I don’t have an answer for this. I can’t tell everyone to be nice to Asians. I can’t tell Japanese people to become coarser or take what they want from life with a sense of entitlement. All I can do is include in my lessons things like “people may yell at each other and sometimes at you in other countries. But they don’t mean it – it’s just how they communicate.” And I must hope that blanket statements like that in simple English will at least do –something to ease the transition. And also raise Samurai children with a ferocity behind their sweetness which can deal with anything.

Are we seeing Japan being “wasted by peace”? (See Ruskin, Bushido for full quote)

March 18th to 23rd, Sports, St Patty's and Sickness


Today I feel like a parent going along to my kids soccer games. It’s ball game day, so I’m snugged in a rug on a chair watching my girls play basketball and boys play baseball. The rug isn’t mine, one of the girls insisted I use it. I feel close, like I have actual connections and love here. Despite it being a rough month, I feel fine. You never know how good, how resilient you can be, until you are so for other people.

I spend the rest of the day up the top of the gym, chatting away to second year students. I have never taught these students, but because I clean the staff room with them (remember we all clean the school everyday) they feel comfortable gossiping with me. They ask me why I want to learn Japanese (many Japanese people assume their language is so difficult that they are astounded that you would even try) and when I say I want to make more Japanese friends, they all point at each other and holler “Japanese friend! Japanese friend!”

We share some Pocky (chocolate pretzel sticks that are everywhere in Japan.) and Rina, who I have Kendo with, introduces me to some other students as a “very important member of Kendo club.” I’m stoked just to be considered a member.

It’s sometimes hard to walk the line of my role here, because the students sometimes tell me what they think of other teachers. I want to be casual and it would be fine in NZ, but I don’t want to be unprofessional by these standards. Even if I secretly agree with them. -I’ve said it before but these kids are much more observant and perceptive than we give them credit for.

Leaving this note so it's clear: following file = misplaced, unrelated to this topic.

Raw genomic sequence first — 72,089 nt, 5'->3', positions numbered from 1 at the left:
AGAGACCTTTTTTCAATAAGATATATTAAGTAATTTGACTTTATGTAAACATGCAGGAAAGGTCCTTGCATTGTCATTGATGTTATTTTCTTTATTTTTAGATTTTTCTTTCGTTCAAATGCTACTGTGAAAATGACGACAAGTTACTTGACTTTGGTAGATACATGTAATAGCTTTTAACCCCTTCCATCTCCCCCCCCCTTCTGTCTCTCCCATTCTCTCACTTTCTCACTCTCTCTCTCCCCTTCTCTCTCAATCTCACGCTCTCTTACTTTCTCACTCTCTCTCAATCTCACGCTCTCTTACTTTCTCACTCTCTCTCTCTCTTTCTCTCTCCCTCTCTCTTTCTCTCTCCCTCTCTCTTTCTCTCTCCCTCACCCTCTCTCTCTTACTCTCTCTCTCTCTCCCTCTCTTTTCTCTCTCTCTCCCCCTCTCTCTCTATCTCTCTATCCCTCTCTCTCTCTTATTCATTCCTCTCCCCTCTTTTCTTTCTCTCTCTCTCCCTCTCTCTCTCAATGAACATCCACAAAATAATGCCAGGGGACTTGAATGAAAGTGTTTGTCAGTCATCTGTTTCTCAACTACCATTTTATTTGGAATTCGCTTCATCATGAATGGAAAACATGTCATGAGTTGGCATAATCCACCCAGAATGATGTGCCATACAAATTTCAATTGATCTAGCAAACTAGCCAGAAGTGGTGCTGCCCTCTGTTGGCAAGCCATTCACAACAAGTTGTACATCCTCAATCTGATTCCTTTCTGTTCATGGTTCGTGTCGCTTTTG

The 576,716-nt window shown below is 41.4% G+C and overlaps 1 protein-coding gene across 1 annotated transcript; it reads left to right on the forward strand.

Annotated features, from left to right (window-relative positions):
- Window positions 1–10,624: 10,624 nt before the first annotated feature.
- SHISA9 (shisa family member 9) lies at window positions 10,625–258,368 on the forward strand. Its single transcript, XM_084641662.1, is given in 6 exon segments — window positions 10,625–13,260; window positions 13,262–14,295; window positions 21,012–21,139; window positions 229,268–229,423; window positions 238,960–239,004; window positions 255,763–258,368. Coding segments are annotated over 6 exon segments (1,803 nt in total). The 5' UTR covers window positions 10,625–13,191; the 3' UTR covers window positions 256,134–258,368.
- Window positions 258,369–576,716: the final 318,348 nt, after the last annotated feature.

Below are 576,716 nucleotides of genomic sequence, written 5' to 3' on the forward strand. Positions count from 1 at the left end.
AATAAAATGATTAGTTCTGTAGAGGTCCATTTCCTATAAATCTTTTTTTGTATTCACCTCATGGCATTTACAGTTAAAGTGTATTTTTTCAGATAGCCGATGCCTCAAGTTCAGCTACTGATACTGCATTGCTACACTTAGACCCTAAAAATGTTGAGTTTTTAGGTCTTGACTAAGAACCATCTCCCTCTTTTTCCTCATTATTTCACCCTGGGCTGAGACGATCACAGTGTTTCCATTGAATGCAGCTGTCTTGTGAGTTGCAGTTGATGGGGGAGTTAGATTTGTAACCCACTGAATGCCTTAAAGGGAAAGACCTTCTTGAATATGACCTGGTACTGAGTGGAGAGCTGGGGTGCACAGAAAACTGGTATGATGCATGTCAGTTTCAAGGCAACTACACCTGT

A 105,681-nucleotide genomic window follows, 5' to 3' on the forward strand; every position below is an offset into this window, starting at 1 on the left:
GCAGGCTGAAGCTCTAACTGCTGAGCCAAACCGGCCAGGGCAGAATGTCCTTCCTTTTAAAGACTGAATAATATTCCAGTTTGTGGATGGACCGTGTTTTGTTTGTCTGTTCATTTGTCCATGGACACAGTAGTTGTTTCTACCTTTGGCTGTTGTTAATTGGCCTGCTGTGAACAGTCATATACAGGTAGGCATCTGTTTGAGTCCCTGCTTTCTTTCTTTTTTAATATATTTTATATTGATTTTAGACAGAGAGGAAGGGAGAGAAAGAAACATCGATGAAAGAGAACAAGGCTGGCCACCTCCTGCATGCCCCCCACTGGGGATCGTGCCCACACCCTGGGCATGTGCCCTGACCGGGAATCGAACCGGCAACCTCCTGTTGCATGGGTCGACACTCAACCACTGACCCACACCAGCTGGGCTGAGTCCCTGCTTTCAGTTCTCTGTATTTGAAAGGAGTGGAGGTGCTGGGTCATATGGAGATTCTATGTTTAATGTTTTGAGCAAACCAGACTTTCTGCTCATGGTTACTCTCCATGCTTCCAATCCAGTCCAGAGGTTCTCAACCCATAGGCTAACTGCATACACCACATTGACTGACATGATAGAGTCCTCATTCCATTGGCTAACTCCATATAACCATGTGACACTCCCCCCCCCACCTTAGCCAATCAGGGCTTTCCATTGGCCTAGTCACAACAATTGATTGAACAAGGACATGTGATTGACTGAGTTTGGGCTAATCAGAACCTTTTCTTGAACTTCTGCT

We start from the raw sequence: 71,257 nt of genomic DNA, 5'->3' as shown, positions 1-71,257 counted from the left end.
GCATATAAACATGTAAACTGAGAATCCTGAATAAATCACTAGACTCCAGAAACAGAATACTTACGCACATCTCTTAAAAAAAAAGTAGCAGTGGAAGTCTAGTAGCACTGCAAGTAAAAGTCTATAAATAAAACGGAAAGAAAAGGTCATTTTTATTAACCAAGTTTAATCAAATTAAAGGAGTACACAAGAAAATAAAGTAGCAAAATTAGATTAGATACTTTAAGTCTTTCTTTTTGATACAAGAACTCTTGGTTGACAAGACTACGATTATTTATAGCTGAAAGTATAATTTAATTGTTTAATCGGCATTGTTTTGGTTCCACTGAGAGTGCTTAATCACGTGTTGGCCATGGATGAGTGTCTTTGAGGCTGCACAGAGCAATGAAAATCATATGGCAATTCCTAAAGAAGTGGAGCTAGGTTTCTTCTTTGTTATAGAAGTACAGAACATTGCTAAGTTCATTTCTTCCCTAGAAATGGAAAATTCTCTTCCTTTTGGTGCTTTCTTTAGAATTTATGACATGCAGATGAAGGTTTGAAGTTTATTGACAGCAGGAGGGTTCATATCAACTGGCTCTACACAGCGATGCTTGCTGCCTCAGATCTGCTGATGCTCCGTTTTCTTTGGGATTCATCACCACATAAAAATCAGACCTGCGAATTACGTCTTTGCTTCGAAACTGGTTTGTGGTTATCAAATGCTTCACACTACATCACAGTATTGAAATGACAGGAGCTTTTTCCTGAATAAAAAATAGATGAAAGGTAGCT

Went to the St. Patty’s party in Miyakonojo. Travelled with Julian and Naho, so we stopped for lunch/afternoon tea at a fantastic burger place. One GIANT burger later, (sorry to talk so much about food but good burgers are rare) we went to the venue, only to be met with platters of MORE food. Not to worry. It was green so it didn’t count.

A somewhat chill night dancing slightly outrageously, laughing somewhat uproariously, and a three person spoon in a hotel room. *Note for parents – a “spoon” is a sideways snug line of people - from 2 to infinity. And no you cannot get pregnant from it.


In my notes I have only “awesome lunch” so I can assume it was awesome, but cannot tell you why. Sorry. A lovely van ride homeward with Micah and Matt that makes me think of home and friendship ships. Unfortunately hangovers do not make me quiet so much as giddy with my continued existence, so every grateful drop out of consciousness on their part was probably met with a “so what do you guys think of harnesses for rabbits?” or something of equal gravity.

We now also have plans to visit one another’s countries. Yatta!

Got back to Nichinan, and was expected one stop further south so didn’t even get off the train, just carried on down. Met everyone at a bar for Shin’s birthday, where we heard his and Miyuki’s huge news of marriage and babies! Had a drink but was having trouble breathing so I floundered for a kid’s amusement (he was held by Holly and threw stuff at me while I pretended I was dying – pretty good at that) for awhile and then took my leave.


SICK. So sick. My fever is 39C and so persistent that I thought that someone had been using my butter. In my apartment. I live alone?

Had to keep stopping for rests while just generally looking after myself, I even fell asleep while I was hanging my own washing. Don’t remember much else from this day.


Feeling much better? Am I really this robust? There was a time not so long ago where a common cold would have me laid up for two weeks. I guess there is something to this “fitness” thing, after all.

Went out for a drink with the English department, to welcome our new teacher. He seems super nice which is cool. A little bit terrified of talking to me but who isn’t in the beginning? Still not feeling the greatest, and it’s hard to keep in a conversation when you only understand about 10% of it. Can’t complain, because I am the visitor, so I should be the one making an effort in the home language. Still, there was a lot of incoherent nodding and laughing when other people did, and eating so as to avoid looking like a piece of furniture.